(Picture 4: Cholla cactus). Your trail begins mostly flat, making about 3/4 of a mile slowly climbing the dome, towards Teutonia Peak. This is the Joshua Tree forest, with a very few juniper mixed in. When you finally reach the outcropping that is Teutonia Peak, the climb gets steeper.

You make your way to a saddle in the long, narrow "mountain," then continue somewhat up the ridge line before dropping "behind" Teutonia Peak. From the west side, you can see Cima Dome again, closer, but still very shallow as it makes its way to an apex.

(Picture 5: Cholla Cactus and the summit of Teutonia Peak). Cholla and prickly pear cactus are common on the slopes of Teutonia Peak. I also saw a few barrel cactus. I especially like how cholla look when backlit against a low sun (See Picture 4).

Once over the saddle, you can view Cima Dome, again. Well, again, you're actually ON Cima Dome the entire hike, but the part that continues to rise is to your west, and visible once you crest the ridge (See Picture 5).

(Picture 6: East from Teutonia Peak). The views from atop Teutonia Peak are expansive. Tall mountains far to the north are visible, as are mountains closer to you, and the aforementioned Cima Dome. In this picture, you're looking to the east. Cima Road is the white line that cuts left to right.

As I mentioned, the camera battery died (about ten seconds after taking this picture), so I was necessarily done with picture taking for the day. I also decided to scrub my Kelso Dunes hike for the day. I'll do that one later.

So, three miles for the day, and about 700 vertical feet. Not bad, for a third consecutive day of hiking.

Not sure if the (blogspot) has changed the interface or if I just pushed a wrong button. Formatting is a little different. Sorry about that!

Tuesday, February 12, 2013

Hike 2013.004B -- Icebox Canyon, Red Rock Canyon National Conservation Area

(Picture 1: Icebox Canyon waterfall). Hiked Saturday, February 2.

After returning (not entirely by design) to my car from Lost Canyon, I immediately set out again for Icebox Canyon. That's the next canyon you encounter in the counterclockwise drive around the Scenic Drive.

BTW, that means Red Rock Canyon is a misnomer. It's not one canyon. It's a place where easily half-a-dozen different canyons open up out of the surrounding hills and on to a place that is undoubtedly stacked high with the alluvial materials from those many drainages. I guess, in a sense, standing in "Red Rock Canyon" means you're standing on top of the Spring Mountains, the La Madre Mountains, and the Sandstone Bluffs, all at the same time.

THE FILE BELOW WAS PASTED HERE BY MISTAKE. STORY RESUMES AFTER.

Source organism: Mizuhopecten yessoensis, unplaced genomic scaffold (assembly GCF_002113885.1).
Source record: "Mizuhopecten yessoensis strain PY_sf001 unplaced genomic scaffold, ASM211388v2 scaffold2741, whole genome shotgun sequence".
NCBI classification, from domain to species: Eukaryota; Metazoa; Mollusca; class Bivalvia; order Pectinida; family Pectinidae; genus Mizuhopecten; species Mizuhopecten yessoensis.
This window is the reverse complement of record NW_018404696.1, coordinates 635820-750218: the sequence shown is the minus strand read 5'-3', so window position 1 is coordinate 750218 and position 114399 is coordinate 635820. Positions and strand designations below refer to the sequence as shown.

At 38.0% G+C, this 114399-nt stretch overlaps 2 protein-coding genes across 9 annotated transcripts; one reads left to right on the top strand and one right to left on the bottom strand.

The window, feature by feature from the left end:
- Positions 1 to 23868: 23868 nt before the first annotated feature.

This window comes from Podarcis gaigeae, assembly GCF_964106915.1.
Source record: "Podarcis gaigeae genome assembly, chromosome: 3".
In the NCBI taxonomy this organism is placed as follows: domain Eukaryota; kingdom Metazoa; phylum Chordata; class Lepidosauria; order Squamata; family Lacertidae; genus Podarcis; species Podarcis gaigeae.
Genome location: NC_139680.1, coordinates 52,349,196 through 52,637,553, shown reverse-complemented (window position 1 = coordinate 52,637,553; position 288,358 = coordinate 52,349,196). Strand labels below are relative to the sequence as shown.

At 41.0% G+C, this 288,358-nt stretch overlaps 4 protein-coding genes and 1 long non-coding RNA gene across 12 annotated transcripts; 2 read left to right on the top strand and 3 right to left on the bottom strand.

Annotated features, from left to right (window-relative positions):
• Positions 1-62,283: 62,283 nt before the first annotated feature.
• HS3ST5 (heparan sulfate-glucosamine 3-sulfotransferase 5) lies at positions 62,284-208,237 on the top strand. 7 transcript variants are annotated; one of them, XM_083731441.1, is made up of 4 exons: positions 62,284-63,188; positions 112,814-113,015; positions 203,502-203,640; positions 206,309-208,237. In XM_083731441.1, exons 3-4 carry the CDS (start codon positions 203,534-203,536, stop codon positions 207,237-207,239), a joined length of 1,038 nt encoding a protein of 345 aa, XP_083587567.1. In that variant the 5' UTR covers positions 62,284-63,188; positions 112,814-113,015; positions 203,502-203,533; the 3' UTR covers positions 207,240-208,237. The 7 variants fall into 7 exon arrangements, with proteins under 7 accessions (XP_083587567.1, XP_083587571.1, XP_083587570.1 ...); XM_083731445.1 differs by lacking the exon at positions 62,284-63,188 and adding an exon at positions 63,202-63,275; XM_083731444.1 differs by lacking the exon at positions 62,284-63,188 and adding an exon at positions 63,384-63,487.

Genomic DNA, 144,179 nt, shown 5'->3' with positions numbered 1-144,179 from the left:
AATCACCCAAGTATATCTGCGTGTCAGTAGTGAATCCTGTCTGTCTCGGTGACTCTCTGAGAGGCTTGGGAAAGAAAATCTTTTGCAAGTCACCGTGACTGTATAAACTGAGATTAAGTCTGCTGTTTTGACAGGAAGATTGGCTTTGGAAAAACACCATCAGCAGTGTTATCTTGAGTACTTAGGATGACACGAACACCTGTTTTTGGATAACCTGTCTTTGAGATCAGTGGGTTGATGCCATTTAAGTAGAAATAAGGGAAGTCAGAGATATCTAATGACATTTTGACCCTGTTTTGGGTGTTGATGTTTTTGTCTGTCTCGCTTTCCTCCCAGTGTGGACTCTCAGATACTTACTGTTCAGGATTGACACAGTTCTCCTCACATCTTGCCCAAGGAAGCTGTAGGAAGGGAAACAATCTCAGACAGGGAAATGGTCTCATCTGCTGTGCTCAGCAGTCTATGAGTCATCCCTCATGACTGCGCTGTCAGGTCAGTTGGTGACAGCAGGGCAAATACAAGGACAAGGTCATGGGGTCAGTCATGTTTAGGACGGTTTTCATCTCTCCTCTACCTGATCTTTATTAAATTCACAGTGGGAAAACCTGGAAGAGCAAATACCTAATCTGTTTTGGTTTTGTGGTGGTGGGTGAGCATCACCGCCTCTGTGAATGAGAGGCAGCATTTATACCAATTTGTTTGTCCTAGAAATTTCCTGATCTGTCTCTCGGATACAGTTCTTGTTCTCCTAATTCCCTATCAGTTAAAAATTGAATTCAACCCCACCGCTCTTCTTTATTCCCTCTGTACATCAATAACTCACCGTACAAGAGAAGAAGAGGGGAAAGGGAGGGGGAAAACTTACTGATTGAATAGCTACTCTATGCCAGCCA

(Picture 2: Lost Canyon wash). In any event, rather than driving my car the mile or so further along the road, I just walked the connecting SMYC trail (no, I saw no indication of what SMYC stood for). If I had to guess, it's probably the initials of the guys who built the trail), to the southeast. It more or less parallels about one mile of the face of the bluffs that form the west boundary to what people normally think of as "Red Rock Canyon." These are not the steepest or most multi-colored sections of cliff, but they're still nice.

(Picture 3: Turtlehead and La Madre). As the trail makes this lateral, it does not stay level. First, it drops down into, and crosses, a wash. Parts of the wash are dry, but, in other areas, the water from Lost Canyon springs flows on by (See Picture 2).

(Picture 4: Cholla cactus). Later, the trail begins a bit of a climb. Before long, you can see over the intervening alluvial fan, and look upon Turtlehead Peak and the southernmost part of La Madre Peak, off in the northeast, on the other side of the scenic drive loop (See Picture 3).

Once past the outcroppings, the trail heads annoyingly close to the parking area for Icebox Canyon. That means it's a longer walk that it has to be, because you give away a lot of altitude that you'll just have to gain all over again when you get on to the actual Icebox Canyon Trail.